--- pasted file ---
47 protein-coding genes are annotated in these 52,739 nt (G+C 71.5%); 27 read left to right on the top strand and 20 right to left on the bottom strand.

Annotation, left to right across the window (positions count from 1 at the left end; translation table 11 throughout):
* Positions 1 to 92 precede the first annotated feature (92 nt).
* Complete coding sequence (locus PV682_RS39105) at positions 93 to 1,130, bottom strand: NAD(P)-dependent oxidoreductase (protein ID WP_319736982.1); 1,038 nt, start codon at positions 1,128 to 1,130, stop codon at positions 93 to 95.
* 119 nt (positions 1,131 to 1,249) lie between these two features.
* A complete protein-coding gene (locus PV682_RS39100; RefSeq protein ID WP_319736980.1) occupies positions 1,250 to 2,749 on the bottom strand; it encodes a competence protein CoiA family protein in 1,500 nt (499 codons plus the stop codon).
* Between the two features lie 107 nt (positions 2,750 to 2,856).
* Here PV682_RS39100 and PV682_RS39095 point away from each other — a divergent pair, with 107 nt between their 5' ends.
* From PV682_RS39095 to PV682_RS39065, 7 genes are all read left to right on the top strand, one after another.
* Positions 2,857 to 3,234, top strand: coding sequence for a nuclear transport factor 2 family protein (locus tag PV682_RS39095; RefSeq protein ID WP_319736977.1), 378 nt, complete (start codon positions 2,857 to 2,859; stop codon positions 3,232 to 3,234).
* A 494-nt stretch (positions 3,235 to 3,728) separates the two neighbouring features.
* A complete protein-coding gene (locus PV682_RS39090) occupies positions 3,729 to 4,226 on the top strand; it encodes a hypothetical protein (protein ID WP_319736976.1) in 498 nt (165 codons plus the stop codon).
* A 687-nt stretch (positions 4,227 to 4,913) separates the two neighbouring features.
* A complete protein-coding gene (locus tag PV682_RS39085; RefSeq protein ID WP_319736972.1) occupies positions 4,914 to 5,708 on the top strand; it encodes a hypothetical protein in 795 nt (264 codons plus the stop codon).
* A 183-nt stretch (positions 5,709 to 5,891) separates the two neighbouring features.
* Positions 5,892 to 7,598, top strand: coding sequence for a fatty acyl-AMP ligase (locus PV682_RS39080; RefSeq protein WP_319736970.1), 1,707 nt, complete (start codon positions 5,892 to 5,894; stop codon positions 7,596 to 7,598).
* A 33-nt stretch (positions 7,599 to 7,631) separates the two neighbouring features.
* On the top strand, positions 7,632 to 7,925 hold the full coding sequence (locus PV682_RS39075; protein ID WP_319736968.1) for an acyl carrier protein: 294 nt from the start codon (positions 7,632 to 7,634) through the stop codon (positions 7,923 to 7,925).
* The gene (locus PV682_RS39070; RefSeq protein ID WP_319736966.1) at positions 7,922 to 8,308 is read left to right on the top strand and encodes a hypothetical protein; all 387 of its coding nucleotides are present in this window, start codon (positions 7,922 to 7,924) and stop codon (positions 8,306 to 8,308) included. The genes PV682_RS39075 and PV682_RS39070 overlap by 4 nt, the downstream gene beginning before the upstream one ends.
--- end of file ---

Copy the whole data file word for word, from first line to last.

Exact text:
47 protein-coding genes are annotated in these 52,739 nt (G+C 71.5%); 27 read left to right on the top strand and 20 right to left on the bottom strand.

Annotation, left to right across the window (positions count from 1 at the left end; translation table 11 throughout):
* Positions 1 to 92 precede the first annotated feature (92 nt).
* Complete coding sequence (locus PV682_RS39105) at positions 93 to 1,130, bottom strand: NAD(P)-dependent oxidoreductase (protein ID WP_319736982.1); 1,038 nt, start codon at positions 1,128 to 1,130, stop codon at positions 93 to 95.
* 119 nt (positions 1,131 to 1,249) lie between these two features.
* A complete protein-coding gene (locus PV682_RS39100; RefSeq protein ID WP_319736980.1) occupies positions 1,250 to 2,749 on the bottom strand; it encodes a competence protein CoiA family protein in 1,500 nt (499 codons plus the stop codon).
* Between the two features lie 107 nt (positions 2,750 to 2,856).
* Here PV682_RS39100 and PV682_RS39095 point away from each other — a divergent pair, with 107 nt between their 5' ends.
* From PV682_RS39095 to PV682_RS39065, 7 genes are all read left to right on the top strand, one after another.
* Positions 2,857 to 3,234, top strand: coding sequence for a nuclear transport factor 2 family protein (locus tag PV682_RS39095; RefSeq protein ID WP_319736977.1), 378 nt, complete (start codon positions 2,857 to 2,859; stop codon positions 3,232 to 3,234).
* A 494-nt stretch (positions 3,235 to 3,728) separates the two neighbouring features.
* A complete protein-coding gene (locus PV682_RS39090) occupies positions 3,729 to 4,226 on the top strand; it encodes a hypothetical protein (protein ID WP_319736976.1) in 498 nt (165 codons plus the stop codon).
* A 687-nt stretch (positions 4,227 to 4,913) separates the two neighbouring features.
* A complete protein-coding gene (locus tag PV682_RS39085; RefSeq protein ID WP_319736972.1) occupies positions 4,914 to 5,708 on the top strand; it encodes a hypothetical protein in 795 nt (264 codons plus the stop codon).
* A 183-nt stretch (positions 5,709 to 5,891) separates the two neighbouring features.
* Positions 5,892 to 7,598, top strand: coding sequence for a fatty acyl-AMP ligase (locus PV682_RS39080; RefSeq protein WP_319736970.1), 1,707 nt, complete (start codon positions 5,892 to 5,894; stop codon positions 7,596 to 7,598).
* A 33-nt stretch (positions 7,599 to 7,631) separates the two neighbouring features.
* On the top strand, positions 7,632 to 7,925 hold the full coding sequence (locus PV682_RS39075; protein ID WP_319736968.1) for an acyl carrier protein: 294 nt from the start codon (positions 7,632 to 7,634) through the stop codon (positions 7,923 to 7,925).
* The gene (locus PV682_RS39070; RefSeq protein ID WP_319736966.1) at positions 7,922 to 8,308 is read left to right on the top strand and encodes a hypothetical protein; all 387 of its coding nucleotides are present in this window, start codon (positions 7,922 to 7,924) and stop codon (positions 8,306 to 8,308) included. The genes PV682_RS39075 and PV682_RS39070 overlap by 4 nt, the downstream gene beginning before the upstream one ends.